2015-16 South Asia Institute Colloquium Series

Except as noted, the default time and location for all events:
Time:              4:10pm - 5:40pm
Location:         Knox Hall, Room 208
606 West 122nd Street, between Broadway and Claremont
Monday, February 8
A talk by Shonaleeka Kaul (University of Delhi)
"Revisiting the Rājataraṅgiṇī: Kāvya and the Problematic of History in Early Kashmir"

Introduction by Sheldon Pollock, Arvind Raghunathan Professor of South Asian Studies, Department of Middle Eastern, South Asian, and African Studies

Talk abstract:  Traditional scholarly opinion has regarded Kalhaṇa’s Rājataraṅgiṇī, the twelfth-century Sanskrit chronicle of Kashmiri kings, as a work of history. In this talk I propose a reinvestigation of the nature of the iconic text from outside the shadow of that label. I first closely critique the positivist 'history hypothesis', exposing its internal contradictions over questions of chronology, causality, and objectivity as attributed to the text. I then argue that more than an empiricist historical account that modern historians like to believe it is—in the process bracketing out integral rhetorical, mythic, and didactic parts of the text—the Rājataraṅgiṇī should be viewed in totality for the kāvya (epic poem) that it is, i.e, as representing a specific language practice that sought to produce meaning and articulated the poet’s vision of the land and its lineages. The talk thus urges momentarily reclaiming the text from the hegemonic but troubled understanding of it as history—only to restore it ultimately to a more cohesive notion of historicality that is sensitive to the literary and consistent with textual contents. Toward this end, it highlights the concrete claim to epistemic authority that is asserted both by the genre of Sanskrit kāvya generally and by the Rājataraṅgiṇī in particular, and their conception of the poetic “production” of the past that bears a striking resonance with constructivist historiography. It then traces the intensely intertextual and value-laden nature of the epistemology that frames the Rājataraṅgiṇī into a narrative discourse on power and ethical governance. It is in its narrativity and discursivity—its meaningful representation of what constitutes 'true' knowledge of time and human action—that the salience of the Rājataraṅgiṇī may lie.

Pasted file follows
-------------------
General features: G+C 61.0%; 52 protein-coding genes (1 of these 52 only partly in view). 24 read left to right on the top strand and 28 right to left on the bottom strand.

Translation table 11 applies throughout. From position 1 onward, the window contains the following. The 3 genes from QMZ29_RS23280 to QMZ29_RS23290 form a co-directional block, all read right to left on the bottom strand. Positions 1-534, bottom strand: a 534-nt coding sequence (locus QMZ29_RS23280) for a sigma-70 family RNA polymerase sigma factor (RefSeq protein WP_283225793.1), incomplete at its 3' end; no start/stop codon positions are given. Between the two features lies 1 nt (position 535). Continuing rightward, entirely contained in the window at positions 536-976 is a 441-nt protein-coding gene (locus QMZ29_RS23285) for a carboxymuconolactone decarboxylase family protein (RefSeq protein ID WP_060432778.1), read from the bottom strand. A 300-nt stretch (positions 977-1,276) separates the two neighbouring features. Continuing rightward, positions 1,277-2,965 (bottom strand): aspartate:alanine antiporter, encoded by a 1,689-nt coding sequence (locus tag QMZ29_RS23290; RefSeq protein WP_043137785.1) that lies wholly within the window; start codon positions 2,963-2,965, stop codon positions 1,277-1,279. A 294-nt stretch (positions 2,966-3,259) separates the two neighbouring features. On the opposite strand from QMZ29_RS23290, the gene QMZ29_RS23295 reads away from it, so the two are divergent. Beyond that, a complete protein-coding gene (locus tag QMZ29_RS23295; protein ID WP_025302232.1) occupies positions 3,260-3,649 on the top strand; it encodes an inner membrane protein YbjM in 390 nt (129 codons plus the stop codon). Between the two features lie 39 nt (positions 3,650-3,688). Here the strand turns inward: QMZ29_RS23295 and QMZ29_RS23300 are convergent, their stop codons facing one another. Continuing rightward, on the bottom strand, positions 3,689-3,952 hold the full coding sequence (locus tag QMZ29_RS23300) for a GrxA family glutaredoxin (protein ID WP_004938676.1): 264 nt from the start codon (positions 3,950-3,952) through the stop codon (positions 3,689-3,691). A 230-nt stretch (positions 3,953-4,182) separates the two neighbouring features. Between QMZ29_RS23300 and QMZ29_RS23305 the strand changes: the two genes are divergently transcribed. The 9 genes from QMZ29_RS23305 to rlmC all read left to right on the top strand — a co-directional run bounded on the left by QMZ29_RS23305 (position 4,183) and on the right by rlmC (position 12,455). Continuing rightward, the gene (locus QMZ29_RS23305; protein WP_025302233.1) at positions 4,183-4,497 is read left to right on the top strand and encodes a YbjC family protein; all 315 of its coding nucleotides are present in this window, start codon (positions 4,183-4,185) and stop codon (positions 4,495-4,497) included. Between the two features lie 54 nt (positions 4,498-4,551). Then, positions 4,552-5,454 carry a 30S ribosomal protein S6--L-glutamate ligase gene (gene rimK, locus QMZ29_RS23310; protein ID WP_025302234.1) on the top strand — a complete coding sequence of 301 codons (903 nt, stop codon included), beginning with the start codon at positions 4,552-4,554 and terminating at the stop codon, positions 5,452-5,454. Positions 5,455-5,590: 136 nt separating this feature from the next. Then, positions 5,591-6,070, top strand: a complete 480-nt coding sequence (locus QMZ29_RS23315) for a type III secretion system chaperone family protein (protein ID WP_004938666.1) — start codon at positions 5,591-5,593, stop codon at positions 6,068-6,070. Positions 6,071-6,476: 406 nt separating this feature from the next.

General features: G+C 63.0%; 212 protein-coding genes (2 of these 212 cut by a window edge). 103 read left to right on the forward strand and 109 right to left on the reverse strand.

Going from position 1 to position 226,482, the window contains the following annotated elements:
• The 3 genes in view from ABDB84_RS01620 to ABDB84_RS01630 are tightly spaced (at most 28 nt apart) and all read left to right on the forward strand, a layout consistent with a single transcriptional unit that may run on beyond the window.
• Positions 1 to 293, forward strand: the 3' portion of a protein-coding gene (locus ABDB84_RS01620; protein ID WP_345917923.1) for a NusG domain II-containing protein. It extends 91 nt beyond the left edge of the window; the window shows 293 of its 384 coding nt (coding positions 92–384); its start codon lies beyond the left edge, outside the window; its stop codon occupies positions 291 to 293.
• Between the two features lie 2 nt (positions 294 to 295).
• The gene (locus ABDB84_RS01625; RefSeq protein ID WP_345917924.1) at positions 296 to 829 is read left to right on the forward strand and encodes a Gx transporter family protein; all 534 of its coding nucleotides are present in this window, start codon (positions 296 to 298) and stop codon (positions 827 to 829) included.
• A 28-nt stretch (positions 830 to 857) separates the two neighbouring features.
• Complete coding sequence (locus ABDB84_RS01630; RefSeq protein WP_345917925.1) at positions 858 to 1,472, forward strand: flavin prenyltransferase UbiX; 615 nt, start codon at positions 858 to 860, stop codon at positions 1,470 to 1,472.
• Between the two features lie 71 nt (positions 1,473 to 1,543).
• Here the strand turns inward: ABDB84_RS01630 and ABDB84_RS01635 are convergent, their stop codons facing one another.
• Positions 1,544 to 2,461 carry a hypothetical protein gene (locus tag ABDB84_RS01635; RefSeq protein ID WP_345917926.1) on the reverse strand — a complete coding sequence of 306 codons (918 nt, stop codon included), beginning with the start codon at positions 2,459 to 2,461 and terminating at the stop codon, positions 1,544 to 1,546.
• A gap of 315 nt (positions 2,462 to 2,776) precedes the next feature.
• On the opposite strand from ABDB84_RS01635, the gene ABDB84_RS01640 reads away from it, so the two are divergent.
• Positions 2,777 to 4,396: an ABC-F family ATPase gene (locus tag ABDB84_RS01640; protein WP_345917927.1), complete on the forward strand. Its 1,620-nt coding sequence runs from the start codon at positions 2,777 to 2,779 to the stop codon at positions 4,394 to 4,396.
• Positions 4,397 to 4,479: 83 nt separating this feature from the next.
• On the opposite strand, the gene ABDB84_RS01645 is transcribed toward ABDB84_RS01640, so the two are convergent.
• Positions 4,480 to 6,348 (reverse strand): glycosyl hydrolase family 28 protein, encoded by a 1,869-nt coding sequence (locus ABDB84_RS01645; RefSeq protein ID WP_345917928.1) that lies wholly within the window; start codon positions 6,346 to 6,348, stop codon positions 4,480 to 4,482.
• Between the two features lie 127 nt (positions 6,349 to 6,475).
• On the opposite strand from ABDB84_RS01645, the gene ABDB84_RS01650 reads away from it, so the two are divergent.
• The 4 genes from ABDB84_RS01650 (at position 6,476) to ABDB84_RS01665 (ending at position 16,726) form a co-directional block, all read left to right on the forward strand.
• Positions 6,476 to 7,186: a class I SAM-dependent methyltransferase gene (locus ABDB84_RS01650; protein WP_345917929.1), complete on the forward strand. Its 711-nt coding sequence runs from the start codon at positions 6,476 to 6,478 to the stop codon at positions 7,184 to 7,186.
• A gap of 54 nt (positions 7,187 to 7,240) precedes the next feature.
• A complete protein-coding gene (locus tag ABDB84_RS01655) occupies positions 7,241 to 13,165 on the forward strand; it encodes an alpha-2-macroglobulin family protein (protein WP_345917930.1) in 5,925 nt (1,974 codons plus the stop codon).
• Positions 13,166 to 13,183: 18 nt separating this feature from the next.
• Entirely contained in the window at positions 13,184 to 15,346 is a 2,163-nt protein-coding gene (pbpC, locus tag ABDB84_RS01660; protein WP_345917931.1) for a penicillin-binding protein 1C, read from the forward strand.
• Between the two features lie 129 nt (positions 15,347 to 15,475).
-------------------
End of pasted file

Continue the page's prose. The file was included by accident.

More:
Shonaleeka Kaul is Assistant Professor in the Department of History at the University of Delhi.  She earned her PhD at the Centre for Historical Studies, Jawaharlal Nehru University.  She was the Dinakar Singh Distinguished Lecturer in South Asian Studies, Yale University, 2007-08, and the Jan Gonda Fellow in Indology, Leiden University, 2014. Her publications include the monograph, Imagining the Urban: Sanskrit and the City in Early India (2010), and the edited volume,  A Cultural History of Early South Asia: A Reader (2014).

Monday, February 15
A talk by playwright and director Mahesh Dattani 
"An Indian playwright's perspective on theatre making in India"
Moderated by Shayoni Mitra (Theatre Department, Barnard College)

Mahesh Dattani  is the Spring 2016 Ahuja Family Fellow at the South Asia Institute, and Visiting Theatre Director at the Theatre Department, where he will direct a production of Tagore's Chokher Bali (running March 3-5, see below).  Dattani is an actor, playwright, screenwriter, and a theater and film director.  He was educated at St. Joseph's College (Bangalore), and has taught at the University of Oregon and the Drama School in Mumbai.  His many plays include Dance Like a Man (1989), Final Solution (1993), Thirty Days in September (2001), Brief Candle (2009), and most recently, Gauhar (2105), based on the novel by Vikram Sampath.  He directed the film Mango Soufflé (2002) and wrote and directed Morning Raaga (2004).  

Monday, February 22
A talk by Lisa Mitchell (Pennsylvania)
"Hailing the State: Collective Assembly and the Politics of Recognition in the History of Indian Democracy"
Introduction of Sudipta Kaviraj (Department of Middle Eastern, South Asian, and African Studies)
Lisa Mitchell is an anthropologist and historian of southern India, and earned her PhD (with distinction) at Columbia.  Her interdisciplinary research and teaching interests include political practice, public space, and the built environment; the cultural history of cement in South Asia; ethnography of informal urban credit networks; technology and infrastructure as they impact social, cultural, and political forms and everyday practices; neoliberalism and economic corridors; ethnographic approaches to the state; colonialism; and Telugu language and literature. She is the author of Language, Emotion, and Politics in South India: The Making of a Mother Tongue (2009), and is currently finishing a book on The Politics of Recognition: Collective Assembly, Public Space, and Political Practice in the History of Indian Democracy.
Monday, February 29
A talk by Kavita Singh (Jawaharlal Nehru University)